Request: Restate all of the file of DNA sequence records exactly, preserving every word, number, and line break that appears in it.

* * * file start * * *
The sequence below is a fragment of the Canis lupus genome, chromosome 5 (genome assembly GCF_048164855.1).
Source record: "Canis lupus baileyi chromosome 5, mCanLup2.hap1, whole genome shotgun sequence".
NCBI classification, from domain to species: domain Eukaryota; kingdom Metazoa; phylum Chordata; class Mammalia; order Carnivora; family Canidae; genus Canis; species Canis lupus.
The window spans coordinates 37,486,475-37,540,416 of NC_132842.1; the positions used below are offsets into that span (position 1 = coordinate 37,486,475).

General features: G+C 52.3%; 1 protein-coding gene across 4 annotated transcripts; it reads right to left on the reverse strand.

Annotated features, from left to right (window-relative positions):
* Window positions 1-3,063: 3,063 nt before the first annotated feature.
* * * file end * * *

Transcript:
The sequence below is a fragment of the Canis lupus genome, chromosome 5 (genome assembly GCF_048164855.1).
Source record: "Canis lupus baileyi chromosome 5, mCanLup2.hap1, whole genome shotgun sequence".
NCBI classification, from domain to species: domain Eukaryota; kingdom Metazoa; phylum Chordata; class Mammalia; order Carnivora; family Canidae; genus Canis; species Canis lupus.
The window spans coordinates 37,486,475-37,540,416 of NC_132842.1; the positions used below are offsets into that span (position 1 = coordinate 37,486,475).

General features: G+C 52.3%; 1 protein-coding gene across 4 annotated transcripts; it reads right to left on the reverse strand.

Annotated features, from left to right (window-relative positions):
* Window positions 1-3,063: 3,063 nt before the first annotated feature.